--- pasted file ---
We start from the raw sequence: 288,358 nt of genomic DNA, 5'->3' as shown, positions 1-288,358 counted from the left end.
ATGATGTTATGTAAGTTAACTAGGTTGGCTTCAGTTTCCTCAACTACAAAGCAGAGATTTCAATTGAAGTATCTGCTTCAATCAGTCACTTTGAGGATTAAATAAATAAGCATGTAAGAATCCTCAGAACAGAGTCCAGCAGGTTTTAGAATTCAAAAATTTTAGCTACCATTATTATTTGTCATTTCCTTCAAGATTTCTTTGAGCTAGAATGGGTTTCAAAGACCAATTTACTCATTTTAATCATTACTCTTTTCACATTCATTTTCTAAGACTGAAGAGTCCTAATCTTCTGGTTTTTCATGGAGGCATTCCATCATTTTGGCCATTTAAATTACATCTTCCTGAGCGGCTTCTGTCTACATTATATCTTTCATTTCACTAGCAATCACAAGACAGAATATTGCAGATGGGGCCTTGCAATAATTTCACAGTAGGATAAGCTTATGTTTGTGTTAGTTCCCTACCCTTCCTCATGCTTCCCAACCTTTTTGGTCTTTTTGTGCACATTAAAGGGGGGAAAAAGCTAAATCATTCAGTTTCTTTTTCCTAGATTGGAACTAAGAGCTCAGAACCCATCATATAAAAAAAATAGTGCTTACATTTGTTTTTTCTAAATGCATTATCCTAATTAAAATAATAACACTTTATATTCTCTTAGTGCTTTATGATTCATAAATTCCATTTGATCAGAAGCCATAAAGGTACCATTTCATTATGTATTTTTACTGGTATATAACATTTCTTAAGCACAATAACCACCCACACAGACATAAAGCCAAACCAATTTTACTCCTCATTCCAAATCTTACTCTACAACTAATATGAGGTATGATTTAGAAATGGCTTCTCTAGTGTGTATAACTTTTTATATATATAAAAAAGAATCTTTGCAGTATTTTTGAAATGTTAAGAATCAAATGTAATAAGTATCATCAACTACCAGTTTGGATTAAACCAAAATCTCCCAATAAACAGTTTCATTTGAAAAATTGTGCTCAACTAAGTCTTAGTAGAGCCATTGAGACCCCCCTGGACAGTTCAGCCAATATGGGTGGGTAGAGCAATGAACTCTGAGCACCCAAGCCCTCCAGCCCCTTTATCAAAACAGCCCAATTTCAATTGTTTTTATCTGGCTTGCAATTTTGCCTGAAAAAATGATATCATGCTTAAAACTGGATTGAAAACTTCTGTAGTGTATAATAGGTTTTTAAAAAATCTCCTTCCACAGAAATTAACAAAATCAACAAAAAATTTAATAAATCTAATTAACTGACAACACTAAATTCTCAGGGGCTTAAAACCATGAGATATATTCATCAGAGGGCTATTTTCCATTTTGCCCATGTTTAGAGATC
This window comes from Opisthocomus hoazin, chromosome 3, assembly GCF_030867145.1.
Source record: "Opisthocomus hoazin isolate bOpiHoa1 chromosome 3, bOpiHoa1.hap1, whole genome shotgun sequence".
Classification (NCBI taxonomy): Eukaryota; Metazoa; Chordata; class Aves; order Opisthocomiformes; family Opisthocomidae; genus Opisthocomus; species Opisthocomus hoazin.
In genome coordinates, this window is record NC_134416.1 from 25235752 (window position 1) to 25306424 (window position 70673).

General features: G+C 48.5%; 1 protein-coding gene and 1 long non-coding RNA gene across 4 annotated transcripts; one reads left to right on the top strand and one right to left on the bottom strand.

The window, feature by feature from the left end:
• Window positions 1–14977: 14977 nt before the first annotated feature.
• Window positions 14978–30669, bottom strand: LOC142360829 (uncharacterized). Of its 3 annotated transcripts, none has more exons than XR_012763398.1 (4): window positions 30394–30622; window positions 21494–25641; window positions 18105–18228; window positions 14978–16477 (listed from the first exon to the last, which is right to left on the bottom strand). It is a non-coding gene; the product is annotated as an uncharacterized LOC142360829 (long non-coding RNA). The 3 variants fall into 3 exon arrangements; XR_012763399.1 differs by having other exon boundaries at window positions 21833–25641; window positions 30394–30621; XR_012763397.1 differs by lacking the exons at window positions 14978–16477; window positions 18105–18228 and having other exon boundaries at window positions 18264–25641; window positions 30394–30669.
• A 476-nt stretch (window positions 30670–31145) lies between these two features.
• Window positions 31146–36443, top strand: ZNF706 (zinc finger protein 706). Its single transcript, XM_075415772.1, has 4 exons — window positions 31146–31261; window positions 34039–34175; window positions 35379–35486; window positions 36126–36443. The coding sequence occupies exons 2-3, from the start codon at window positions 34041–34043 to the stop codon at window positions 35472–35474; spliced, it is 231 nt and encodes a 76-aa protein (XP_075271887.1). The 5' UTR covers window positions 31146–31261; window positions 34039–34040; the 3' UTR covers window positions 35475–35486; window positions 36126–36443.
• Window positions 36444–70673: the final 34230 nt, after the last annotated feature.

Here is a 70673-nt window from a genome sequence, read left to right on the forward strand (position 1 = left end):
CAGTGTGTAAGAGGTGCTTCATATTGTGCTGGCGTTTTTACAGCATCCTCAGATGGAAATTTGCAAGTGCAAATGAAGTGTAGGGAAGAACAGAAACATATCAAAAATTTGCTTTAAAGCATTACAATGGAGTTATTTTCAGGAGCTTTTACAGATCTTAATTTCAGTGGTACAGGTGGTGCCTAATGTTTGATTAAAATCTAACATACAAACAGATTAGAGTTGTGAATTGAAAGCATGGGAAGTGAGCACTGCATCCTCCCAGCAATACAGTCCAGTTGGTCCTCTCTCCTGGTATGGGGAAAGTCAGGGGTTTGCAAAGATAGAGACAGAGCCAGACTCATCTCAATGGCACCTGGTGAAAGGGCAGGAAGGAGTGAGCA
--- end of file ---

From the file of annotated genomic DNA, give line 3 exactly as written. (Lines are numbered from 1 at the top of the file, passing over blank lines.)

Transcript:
This window comes from Opisthocomus hoazin, chromosome 3, assembly GCF_030867145.1.